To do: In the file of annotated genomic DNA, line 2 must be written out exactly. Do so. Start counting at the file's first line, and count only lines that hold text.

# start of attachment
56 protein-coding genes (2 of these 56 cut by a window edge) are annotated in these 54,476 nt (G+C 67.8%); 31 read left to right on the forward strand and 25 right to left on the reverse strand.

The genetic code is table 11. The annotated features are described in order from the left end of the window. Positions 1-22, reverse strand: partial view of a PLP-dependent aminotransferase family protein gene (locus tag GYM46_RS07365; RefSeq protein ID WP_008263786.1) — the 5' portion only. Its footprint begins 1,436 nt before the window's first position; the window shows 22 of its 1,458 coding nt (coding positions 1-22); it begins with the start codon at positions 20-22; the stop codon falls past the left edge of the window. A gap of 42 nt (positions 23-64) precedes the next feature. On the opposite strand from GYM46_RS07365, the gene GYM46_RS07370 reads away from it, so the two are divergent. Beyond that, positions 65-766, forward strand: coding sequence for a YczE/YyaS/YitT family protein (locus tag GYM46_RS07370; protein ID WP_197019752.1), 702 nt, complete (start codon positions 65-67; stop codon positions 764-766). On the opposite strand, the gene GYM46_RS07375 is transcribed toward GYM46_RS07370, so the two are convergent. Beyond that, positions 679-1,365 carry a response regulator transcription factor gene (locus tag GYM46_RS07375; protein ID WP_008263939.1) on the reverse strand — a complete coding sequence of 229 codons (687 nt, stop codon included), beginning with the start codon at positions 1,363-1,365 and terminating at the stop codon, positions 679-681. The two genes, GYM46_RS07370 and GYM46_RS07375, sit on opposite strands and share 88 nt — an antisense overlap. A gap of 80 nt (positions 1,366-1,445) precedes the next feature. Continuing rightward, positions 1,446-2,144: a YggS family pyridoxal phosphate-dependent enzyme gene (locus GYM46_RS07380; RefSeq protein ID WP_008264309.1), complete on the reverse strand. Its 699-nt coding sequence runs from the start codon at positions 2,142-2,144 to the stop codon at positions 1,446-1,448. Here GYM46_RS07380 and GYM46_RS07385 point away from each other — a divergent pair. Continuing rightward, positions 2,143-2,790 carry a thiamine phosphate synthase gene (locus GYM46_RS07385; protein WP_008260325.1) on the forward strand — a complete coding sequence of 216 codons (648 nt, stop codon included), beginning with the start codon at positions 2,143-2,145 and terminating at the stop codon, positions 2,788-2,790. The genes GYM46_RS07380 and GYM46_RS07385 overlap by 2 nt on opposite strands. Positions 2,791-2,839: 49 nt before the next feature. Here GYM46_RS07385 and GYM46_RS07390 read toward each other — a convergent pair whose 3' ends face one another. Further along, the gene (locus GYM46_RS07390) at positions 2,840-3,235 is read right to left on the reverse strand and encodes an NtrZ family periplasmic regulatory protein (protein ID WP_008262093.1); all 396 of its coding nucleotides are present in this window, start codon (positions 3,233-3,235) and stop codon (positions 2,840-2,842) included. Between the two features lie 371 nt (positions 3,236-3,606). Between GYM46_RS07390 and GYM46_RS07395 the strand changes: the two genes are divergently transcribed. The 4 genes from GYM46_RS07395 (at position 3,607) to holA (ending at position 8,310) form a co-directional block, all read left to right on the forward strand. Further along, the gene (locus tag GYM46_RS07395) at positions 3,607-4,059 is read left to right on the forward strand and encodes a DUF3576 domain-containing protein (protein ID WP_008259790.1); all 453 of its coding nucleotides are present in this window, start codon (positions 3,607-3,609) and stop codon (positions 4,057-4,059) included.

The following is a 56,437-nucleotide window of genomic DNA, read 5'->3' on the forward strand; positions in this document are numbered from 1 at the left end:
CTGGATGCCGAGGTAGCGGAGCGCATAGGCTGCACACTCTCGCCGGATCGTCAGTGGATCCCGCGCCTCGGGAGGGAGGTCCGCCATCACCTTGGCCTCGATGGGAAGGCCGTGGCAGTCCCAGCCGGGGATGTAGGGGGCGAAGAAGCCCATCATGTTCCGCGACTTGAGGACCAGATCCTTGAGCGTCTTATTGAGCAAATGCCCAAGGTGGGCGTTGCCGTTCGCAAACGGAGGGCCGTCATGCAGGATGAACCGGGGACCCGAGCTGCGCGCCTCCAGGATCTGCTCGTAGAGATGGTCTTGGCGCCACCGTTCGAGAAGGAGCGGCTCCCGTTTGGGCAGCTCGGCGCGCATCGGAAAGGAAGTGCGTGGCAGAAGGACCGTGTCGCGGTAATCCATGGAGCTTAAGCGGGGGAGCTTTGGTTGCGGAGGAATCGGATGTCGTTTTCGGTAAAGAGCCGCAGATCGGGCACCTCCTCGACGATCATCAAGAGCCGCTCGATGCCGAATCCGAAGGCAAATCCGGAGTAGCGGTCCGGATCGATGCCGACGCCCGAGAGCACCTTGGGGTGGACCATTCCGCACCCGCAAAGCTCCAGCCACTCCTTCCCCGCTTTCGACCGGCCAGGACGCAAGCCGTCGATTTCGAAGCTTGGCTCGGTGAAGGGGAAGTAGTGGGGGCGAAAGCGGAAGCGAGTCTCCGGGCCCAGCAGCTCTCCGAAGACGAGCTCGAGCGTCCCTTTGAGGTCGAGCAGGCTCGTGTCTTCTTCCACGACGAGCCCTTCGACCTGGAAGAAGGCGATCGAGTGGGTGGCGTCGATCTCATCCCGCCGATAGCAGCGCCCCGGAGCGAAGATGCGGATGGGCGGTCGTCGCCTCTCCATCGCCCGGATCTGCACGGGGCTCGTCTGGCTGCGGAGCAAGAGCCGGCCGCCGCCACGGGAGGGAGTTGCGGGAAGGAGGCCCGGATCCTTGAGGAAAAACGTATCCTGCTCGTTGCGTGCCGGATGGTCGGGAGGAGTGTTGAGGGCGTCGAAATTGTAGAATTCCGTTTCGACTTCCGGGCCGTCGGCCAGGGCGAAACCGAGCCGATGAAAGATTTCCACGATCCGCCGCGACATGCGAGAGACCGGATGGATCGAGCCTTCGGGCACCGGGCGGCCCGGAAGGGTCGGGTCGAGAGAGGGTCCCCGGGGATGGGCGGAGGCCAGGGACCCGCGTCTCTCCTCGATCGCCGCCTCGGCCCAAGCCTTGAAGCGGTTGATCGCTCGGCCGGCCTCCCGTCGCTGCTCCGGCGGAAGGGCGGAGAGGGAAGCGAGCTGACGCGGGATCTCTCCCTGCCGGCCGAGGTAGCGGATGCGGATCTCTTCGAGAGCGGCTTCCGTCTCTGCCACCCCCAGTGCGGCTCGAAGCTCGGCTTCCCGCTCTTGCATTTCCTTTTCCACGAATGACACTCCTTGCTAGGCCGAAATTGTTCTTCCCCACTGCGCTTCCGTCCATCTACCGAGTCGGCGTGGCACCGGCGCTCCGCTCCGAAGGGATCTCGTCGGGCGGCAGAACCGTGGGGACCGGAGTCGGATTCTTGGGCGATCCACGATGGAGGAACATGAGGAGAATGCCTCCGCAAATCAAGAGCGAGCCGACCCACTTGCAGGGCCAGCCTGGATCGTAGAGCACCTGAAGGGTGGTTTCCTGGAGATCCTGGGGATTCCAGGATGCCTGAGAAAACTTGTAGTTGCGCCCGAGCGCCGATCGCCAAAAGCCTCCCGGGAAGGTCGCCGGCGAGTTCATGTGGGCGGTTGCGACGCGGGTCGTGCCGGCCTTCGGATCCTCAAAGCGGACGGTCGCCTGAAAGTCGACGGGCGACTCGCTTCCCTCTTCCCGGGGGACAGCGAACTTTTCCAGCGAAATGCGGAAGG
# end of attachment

The genetic code is table 11. The annotated features are described in order from the left end of the window. Positions 1-22, reverse strand: partial view of a PLP-dependent aminotransferase family protein gene (locus tag GYM46_RS07365; RefSeq protein ID WP_008263786.1) — the 5' portion only. Its footprint begins 1,436 nt before the window's first position; the window shows 22 of its 1,458 coding nt (coding positions 1-22); it begins with the start codon at positions 20-22; the stop codon falls past the left edge of the window. A gap of 42 nt (positions 23-64) precedes the next feature. On the opposite strand from GYM46_RS07365, the gene GYM46_RS07370 reads away from it, so the two are divergent. Beyond that, positions 65-766, forward strand: coding sequence for a YczE/YyaS/YitT family protein (locus tag GYM46_RS07370; protein ID WP_197019752.1), 702 nt, complete (start codon positions 65-67; stop codon positions 764-766). On the opposite strand, the gene GYM46_RS07375 is transcribed toward GYM46_RS07370, so the two are convergent. Beyond that, positions 679-1,365 carry a response regulator transcription factor gene (locus tag GYM46_RS07375; protein ID WP_008263939.1) on the reverse strand — a complete coding sequence of 229 codons (687 nt, stop codon included), beginning with the start codon at positions 1,363-1,365 and terminating at the stop codon, positions 679-681. The two genes, GYM46_RS07370 and GYM46_RS07375, sit on opposite strands and share 88 nt — an antisense overlap. A gap of 80 nt (positions 1,366-1,445) precedes the next feature. Continuing rightward, positions 1,446-2,144: a YggS family pyridoxal phosphate-dependent enzyme gene (locus GYM46_RS07380; RefSeq protein ID WP_008264309.1), complete on the reverse strand. Its 699-nt coding sequence runs from the start codon at positions 2,142-2,144 to the stop codon at positions 1,446-1,448. Here GYM46_RS07380 and GYM46_RS07385 point away from each other — a divergent pair. Continuing rightward, positions 2,143-2,790 carry a thiamine phosphate synthase gene (locus GYM46_RS07385; protein WP_008260325.1) on the forward strand — a complete coding sequence of 216 codons (648 nt, stop codon included), beginning with the start codon at positions 2,143-2,145 and terminating at the stop codon, positions 2,788-2,790. The genes GYM46_RS07380 and GYM46_RS07385 overlap by 2 nt on opposite strands. Positions 2,791-2,839: 49 nt before the next feature. Here GYM46_RS07385 and GYM46_RS07390 read toward each other — a convergent pair whose 3' ends face one another. Further along, the gene (locus GYM46_RS07390) at positions 2,840-3,235 is read right to left on the reverse strand and encodes an NtrZ family periplasmic regulatory protein (protein ID WP_008262093.1); all 396 of its coding nucleotides are present in this window, start codon (positions 3,233-3,235) and stop codon (positions 2,840-2,842) included. Between the two features lie 371 nt (positions 3,236-3,606). Between GYM46_RS07390 and GYM46_RS07395 the strand changes: the two genes are divergently transcribed. The 4 genes from GYM46_RS07395 (at position 3,607) to holA (ending at position 8,310) form a co-directional block, all read left to right on the forward strand. Further along, the gene (locus tag GYM46_RS07395) at positions 3,607-4,059 is read left to right on the forward strand and encodes a DUF3576 domain-containing protein (protein ID WP_008259790.1); all 453 of its coding nucleotides are present in this window, start codon (positions 3,607-3,609) and stop codon (positions 4,057-4,059) included.